Mr Tumble here again, popping up to say hello and introduce my first outing with Kit. I shall leave it to Kit to tell you about it as Thugs Bunny and I stayed mostly in the hotel, it had such lovely uninterrupted views of Shap Fell, approx. 1026 feet above sea level and we were more than happy to spend the day watching the sheep, rabbits, hares and birds from our window. Poor Kit hardly had a look in (or should that be out), but I don’t think she minded. She took us out for the steam train ride, though, great fun sitting in an open carriage as the lovely countryside ambled by. Good job it wasn’t raining else it would have been pretty miserable! Enough of me… here’s Kit.
It seems longer than a week since we’ve been home from a coach tour of the Lake District, England. The beautiful dales and valleys, lakes (obviously), mountains and wildlife as well as the lovely hotel we stayed in but a memory but one I shall treasure. An 8-hour drive north with frequent rest stops found us at Shap, a small village in the middle of nowhere. Our hotel, an old eighteenth century inn nestled within its own forest, is unique for being one of the few remaining locations with a red squirrel population, now exceedingly rare in the UK. I spent many hours in the forest watching the squirrels, which are fed each morning by the hotel staff, and although wild, many came close to inspect me, in the hope that I too had some nuts for them.
Shap Hotel has a vast, interesting history and even used as a prisoner-of-war camp during WW2. Surrounded on three sides by the Birk Beck stream with several small but attractive waterfalls, I could have happily stayed here all day, but our busy itinerary meant touring the region with our friendly guide and coach driver a mine of information about each place we visited (well, it was the reason we were there). Kendal, Ambleside and Keswick were just a few of the many towns along the lakes we stopped at for morning coffee or lunch with long drives in between. I can well understand why people love the area, it is certainly pretty and we were lucky the weather was perfect – warm and sunny – for us to enjoy it all at its best.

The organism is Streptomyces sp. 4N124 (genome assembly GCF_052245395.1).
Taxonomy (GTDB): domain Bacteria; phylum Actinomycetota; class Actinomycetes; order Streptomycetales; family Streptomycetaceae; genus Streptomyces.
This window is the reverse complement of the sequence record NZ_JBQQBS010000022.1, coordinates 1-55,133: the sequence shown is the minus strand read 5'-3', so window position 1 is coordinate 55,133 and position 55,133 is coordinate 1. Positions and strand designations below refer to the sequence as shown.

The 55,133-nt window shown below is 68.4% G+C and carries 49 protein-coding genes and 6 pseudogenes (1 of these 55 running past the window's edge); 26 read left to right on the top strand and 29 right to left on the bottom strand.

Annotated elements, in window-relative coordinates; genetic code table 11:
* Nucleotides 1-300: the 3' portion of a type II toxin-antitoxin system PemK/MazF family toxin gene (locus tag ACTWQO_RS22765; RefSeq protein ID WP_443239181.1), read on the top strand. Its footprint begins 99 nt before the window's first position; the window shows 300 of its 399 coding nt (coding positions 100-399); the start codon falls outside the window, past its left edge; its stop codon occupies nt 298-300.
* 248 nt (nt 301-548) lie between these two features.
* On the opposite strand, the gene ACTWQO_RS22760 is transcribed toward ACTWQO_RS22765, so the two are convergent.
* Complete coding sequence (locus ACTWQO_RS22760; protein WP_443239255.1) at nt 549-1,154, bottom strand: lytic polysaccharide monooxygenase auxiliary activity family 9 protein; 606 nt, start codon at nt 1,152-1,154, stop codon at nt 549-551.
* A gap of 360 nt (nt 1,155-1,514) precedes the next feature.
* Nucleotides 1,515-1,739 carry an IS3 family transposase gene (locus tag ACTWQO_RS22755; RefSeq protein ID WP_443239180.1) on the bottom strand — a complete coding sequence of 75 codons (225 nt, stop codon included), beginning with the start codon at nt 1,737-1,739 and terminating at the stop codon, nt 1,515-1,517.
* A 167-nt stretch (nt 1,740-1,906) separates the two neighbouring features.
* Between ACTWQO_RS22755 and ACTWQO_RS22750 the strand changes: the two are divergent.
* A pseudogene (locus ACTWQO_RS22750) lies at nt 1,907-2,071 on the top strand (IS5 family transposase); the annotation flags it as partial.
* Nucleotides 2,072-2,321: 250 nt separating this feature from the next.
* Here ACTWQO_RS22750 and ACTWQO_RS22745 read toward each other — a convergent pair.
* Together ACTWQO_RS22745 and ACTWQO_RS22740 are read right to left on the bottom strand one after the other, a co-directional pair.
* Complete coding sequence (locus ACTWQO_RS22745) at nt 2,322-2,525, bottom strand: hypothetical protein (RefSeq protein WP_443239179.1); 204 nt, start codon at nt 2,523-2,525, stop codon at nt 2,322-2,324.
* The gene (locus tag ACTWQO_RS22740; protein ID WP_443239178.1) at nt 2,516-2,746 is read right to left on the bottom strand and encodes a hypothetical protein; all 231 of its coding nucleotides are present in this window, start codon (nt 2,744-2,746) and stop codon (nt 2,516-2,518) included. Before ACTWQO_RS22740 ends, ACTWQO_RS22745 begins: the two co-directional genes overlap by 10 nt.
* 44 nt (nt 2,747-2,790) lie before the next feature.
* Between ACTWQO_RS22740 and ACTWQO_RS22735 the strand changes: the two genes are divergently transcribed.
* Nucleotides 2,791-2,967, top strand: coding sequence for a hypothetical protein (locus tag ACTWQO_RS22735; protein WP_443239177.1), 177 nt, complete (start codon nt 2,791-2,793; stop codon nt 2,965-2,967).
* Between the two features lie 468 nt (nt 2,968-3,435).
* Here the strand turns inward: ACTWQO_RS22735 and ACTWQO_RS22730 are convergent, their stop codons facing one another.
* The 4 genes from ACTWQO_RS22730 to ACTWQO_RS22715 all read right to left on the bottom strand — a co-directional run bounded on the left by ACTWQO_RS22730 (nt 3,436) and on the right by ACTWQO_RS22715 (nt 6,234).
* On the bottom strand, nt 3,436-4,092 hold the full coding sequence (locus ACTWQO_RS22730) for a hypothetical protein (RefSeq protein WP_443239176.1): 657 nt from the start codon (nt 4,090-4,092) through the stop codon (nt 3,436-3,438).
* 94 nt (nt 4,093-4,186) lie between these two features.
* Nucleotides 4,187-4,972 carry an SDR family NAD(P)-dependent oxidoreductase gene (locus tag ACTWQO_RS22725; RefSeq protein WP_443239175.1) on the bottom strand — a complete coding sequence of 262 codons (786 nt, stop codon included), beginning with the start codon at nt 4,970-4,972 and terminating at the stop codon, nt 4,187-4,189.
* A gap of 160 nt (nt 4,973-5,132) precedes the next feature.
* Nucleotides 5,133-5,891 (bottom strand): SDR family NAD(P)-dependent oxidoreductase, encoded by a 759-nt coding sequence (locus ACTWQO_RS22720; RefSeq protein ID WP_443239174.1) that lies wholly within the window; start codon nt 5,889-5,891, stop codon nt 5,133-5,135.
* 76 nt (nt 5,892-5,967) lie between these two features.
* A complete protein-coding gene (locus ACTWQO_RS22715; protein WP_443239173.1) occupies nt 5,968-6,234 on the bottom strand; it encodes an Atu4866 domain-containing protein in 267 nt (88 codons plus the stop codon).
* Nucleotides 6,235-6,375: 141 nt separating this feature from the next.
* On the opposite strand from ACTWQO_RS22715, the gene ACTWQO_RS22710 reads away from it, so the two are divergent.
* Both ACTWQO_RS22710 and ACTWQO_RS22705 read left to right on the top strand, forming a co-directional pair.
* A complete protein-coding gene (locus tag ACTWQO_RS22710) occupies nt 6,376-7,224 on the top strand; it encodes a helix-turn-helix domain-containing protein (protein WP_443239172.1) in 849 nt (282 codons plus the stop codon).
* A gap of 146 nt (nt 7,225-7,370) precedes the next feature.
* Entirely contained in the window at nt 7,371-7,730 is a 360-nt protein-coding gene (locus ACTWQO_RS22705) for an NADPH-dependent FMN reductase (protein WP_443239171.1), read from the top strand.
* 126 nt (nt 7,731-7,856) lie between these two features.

No visit to the region is complete without a visit Grasmere. A lovely lake and an exceedingly pretty town to wander around. This is Wordsworth country, although we were too late to see the daffodils out. It’s no wonder William Wordsworth fell in love with the area. He and his family are buried in the local churchyard, a peaceful resting place wafting in the smell of ginger from the famous gingerbread cake that is baked here.
For me, there were four highlights of our tour – a leisurely cruise on Lake Windermere (England’s largest lake), following by a steam train ride. As we alighted from the train we were greeted by my favourite birds – owls. Given the opportunity to hold one, stroke it and even give it a kiss was wonderful, the barn owl I held was so soft and cute I wanted to bring it home with me but its owner shook his head.Our final day included another steam train ride through beautiful countryside in the morning and a visit to Muncaster Castle in the afternoon. I’d never heard of this castle but was well worth visiting. Still lived in, it also boasts a ghost or two in one of its bedrooms. Whilst most of our group disappeared to watch the hawk and owl display in the grounds, my friend Avis and I explored the castle building and then waited with a cup of tea for the feeding of the wild herons from the castle bank, a fine spectacle indeed.
All too soon our brief 5-day holiday was over and we began the long ride back to Bristol. So would I go again? Yes, as there is still a lot more to explore here, our tour being only a taster of what is available and one definitely needs time to wander.
I wandered lonely as a cloud
That floats on high o’er vales and hills,
When all at once I saw a crowd,
A host, of golden daffodils;
Beside the lake, beneath the trees,
Fluttering and dancing in the breeze.
Continuous as the stars that shine
And twinkle on the milky way,
They stretched in never-ending line
Along the margin of a bay:
Ten thousand saw I at a glance,
Tossing their heads in sprightly dance.
The waves beside them danced; but they
Out-did the sparkling waves in glee:
A poet could not but be gay,
In such a jocund company:
I gazed–and gazed–but little thought
What wealth the show to me had brought:
For oft, when on my couch I lie
In vacant or in pensive mood,
They flash upon that inward eye
Which is the bliss of solitude;
And then my heart with pleasure fills,
And dances with the daffodils.